Gardening 101: Follow these easy tips to get your garden growing

Whether you’re a newbie or a seasoned pro, there’s always something new to learn about gardening.

DENVER — It doesn’t matter how long you’ve been gardening, there’s always something new to learn.

Gardening is low-tech. It’s the mastery of simple tasks to achieve good results. It’s mainly common sense and observation.

Avoid online junk about eggshells, banana peels, fish, coffee grounds, beer and soda pop on your lawn, and a whole host of silly and potentially harmful “tips.”

Let’s start with planting. It’s surprising how many people yank plants out of their pots. Don’t tug on the stems — it’s easy to break or damage them. Use gravity. Turn the pot upside down and squeeze.

Don’t scruff the roots. Most plants have fibrous roots that start to expand the minute they meet new soil. Scruffing them disrupts their growth and sets them back.

Soil is really, really important. For container gardening, always buy a premium potting mix.

If you get a bag of wood chips, that’s not soil. It’s wood. It will never grow decent plants. You can add new soil and compost to your old soil to save money and create a fertile potting mix.

In the ground or raised bed, you can change the composition of the soil to accommodate the plants you wish to grow. Work in compost or manure to alter the texture of the soil. This adds more air space and benefits roots.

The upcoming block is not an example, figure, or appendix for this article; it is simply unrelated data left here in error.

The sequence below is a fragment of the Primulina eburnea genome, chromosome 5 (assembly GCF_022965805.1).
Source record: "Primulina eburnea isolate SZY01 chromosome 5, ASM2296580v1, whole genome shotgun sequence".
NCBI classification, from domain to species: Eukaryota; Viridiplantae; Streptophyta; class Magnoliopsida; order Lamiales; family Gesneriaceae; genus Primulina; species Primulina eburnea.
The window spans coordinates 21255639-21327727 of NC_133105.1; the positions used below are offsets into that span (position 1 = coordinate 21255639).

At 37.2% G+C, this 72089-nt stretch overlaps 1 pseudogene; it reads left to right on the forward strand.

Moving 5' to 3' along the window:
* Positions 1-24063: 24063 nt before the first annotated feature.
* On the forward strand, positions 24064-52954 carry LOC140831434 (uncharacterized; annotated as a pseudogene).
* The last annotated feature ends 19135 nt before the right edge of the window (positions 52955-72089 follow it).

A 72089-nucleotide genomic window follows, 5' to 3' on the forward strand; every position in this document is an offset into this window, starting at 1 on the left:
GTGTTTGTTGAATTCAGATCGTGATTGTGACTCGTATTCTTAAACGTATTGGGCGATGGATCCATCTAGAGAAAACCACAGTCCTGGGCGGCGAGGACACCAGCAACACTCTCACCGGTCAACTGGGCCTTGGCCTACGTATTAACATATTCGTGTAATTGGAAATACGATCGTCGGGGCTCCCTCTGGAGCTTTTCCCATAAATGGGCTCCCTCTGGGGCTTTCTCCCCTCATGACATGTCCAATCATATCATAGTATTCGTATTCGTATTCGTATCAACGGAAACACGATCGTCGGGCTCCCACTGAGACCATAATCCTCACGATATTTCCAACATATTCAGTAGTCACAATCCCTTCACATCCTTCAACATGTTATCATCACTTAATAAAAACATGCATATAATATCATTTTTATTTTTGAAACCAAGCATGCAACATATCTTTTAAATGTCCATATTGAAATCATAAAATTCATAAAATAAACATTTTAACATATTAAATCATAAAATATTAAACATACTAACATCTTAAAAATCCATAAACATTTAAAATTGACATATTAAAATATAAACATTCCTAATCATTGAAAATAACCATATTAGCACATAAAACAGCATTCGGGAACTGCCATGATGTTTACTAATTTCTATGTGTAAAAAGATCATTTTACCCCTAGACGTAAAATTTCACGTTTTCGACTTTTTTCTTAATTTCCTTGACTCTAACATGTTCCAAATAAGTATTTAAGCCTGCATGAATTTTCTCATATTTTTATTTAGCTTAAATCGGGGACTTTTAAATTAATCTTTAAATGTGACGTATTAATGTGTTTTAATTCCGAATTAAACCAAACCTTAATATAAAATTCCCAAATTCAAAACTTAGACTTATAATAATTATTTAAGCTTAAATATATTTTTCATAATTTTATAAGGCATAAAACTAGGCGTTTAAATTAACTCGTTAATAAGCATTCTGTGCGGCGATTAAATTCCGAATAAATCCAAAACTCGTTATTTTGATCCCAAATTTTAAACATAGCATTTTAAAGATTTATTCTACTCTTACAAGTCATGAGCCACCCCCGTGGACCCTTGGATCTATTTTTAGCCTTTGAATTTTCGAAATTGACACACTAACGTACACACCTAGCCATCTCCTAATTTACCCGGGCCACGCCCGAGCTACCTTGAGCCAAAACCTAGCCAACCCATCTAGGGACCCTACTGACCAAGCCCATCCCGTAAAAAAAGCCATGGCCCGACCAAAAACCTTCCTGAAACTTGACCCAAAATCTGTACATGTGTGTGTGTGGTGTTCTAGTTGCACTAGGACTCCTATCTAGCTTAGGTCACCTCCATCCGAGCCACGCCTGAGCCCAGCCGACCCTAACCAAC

Clay soil isn’t necessarily bad. It has the advantage of holding moisture well. While it can be amended, it’s easier to find plants that thrive in clay. These include coneflowers, rudbeckias, ornamental grasses, daylilies and many plants native to the Great Plains. Do your research.

Pinching and deadheading are essential skills. Many plants benefit from a good pinch. Use your fingernails or manicure scissors to pinch out the growth tips at the top of the stems. This will encourage the plants to branch and get bushy. Coleus, petunias and salvias respond really well to pinching.

Deadheading is removing spent flowers. This prevents plants from diverting their energy into seed production instead of setting buds. Remove the spent flower with a pinch. Remove the whole flower stem, not just the faded flower. This especially benefits pansies, petunias and many other annuals. Otherwise, they’ll stop blooming.

More Proctor’s Garden:

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